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Fugitive coexistence mediated by evolutionary lag in local adaptation in metapopulation
Annales Zoologici Fennici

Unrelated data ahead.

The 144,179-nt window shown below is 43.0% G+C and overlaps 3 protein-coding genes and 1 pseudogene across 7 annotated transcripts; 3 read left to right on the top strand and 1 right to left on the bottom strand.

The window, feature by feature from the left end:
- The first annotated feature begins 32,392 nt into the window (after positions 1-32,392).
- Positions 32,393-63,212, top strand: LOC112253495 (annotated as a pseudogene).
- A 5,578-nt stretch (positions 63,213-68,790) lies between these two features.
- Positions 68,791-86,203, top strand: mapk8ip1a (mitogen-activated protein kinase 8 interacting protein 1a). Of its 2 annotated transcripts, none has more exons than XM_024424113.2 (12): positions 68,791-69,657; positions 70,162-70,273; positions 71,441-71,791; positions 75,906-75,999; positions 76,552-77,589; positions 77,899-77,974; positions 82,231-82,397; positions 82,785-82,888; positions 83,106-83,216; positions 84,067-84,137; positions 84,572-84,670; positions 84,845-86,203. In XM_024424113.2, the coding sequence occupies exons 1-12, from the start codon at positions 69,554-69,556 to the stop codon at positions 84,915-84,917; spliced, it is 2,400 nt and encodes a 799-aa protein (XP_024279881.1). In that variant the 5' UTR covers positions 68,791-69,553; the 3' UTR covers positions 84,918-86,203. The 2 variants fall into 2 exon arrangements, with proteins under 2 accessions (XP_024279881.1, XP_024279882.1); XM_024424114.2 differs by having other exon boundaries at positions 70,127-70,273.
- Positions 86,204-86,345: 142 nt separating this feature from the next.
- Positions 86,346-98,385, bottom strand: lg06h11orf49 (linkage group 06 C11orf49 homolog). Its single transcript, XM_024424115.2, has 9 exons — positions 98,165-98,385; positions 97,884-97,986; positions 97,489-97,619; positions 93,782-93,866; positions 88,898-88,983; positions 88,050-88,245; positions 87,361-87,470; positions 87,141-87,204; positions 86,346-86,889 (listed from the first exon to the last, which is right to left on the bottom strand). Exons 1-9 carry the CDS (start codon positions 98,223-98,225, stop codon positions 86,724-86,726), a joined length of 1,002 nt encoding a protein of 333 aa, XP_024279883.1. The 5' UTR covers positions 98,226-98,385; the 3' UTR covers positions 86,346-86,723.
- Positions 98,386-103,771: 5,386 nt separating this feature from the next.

Extinction-recolonization dynamics is known to promote "fugitive coexistence" in patchy environments: a species that is an inferior competitor but a better colonizer may persist by exploiting the period between its colonization of a patch and the arrival of a superior competitor. Here I use a simple model to demonstrate the plausibility of a different type of fugitive coexistence. I show that, under some circumstances, a "jack of all trades" plastic species can persist despite competition from an adaptable species that has the genetic potential to adapt locally and outcompete the plastic species in every patch. This persistence can be mediated by two forces that impede local adaptation: gene flow and extinction-recolonization dynamics. In the latter case, the persistence of the plastic species is of a fugitive nature; however, it is not mediated by an earlier colonization. Rather, it relies on the fact that, following recolonization, the adaptable species is often locally maladapted. This opens a time window for the plastic species to multiple and produce propagules before the other species becomes locally adapted, and thus competitively superior.
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